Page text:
With the partnership created between the rural communities and TRU; taking into account participants' views, the field placement coordinators at the university began to explore how they might coordinate potential IPE opportunities for their students. This planning process proved to be more difficult than anticipated. Time was a factor in trying to plan a pilot rural IPE experience and coordinate the timetables of students from social work, nursing and human service programs. The coordination also involved trying to gain the support and commitment of decision-makers and stakeholders in the academic departments and health authority. During the planning process for IPE placements, the project members found that people were either too busy or unable to coordinate a common meeting.
The project developed collaborative partnerships between rural communities and the university that identified the needs and priorities to build capacity for IP placements in two rural communities in the Interior of BC. The rural practice sites learned first-hand about the constraints of post-secondary education and the complexities of practice education. In the process the faculty members learned about the challenges and opportunities available for students and practitioners in rural communities. The project increased understanding of each partner's situation, improved communication, and developed trust. Collaboration created a new partnership for future activities between the rural communities and TRU. Through this collaborative process, partnerships were formed as a means to improve the health status of individuals and for community empowerment in matters of health and wellness.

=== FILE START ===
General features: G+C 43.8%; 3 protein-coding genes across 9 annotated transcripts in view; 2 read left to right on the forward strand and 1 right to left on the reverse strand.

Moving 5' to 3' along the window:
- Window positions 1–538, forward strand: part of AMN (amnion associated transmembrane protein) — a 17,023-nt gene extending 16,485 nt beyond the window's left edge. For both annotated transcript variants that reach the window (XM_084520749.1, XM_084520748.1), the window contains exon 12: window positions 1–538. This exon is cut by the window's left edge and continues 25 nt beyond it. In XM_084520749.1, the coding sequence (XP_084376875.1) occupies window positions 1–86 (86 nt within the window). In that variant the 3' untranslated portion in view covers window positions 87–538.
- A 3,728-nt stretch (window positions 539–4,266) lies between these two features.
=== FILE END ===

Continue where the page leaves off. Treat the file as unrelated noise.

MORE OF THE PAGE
The project demonstrated that there needs to be concerted effort and commitment from not only the rural community, but also from the academic institution and the health authority in order to develop an IPE program. It has been stated that such projects do have value, but to be sustainable they must be incorporated into the conventional post-secondary education for training future healthcare professionals6. Collaborative practice for the health and wellbeing of rural communities and their citizens is vital. Unfortunately, inter-professional education continues to be lacking in many Canadian post-secondary institutions today.
The authors thank the British Columbia Rural and Remote Health Research Network (BCRRHRN) of the Michael Smith Foundation of Health Research for their financial support. The authors acknowledge the contributions to this project of community partner Jack Keough and research students Jennifer Radmacher, Monika Wroz and Allysa Gredling.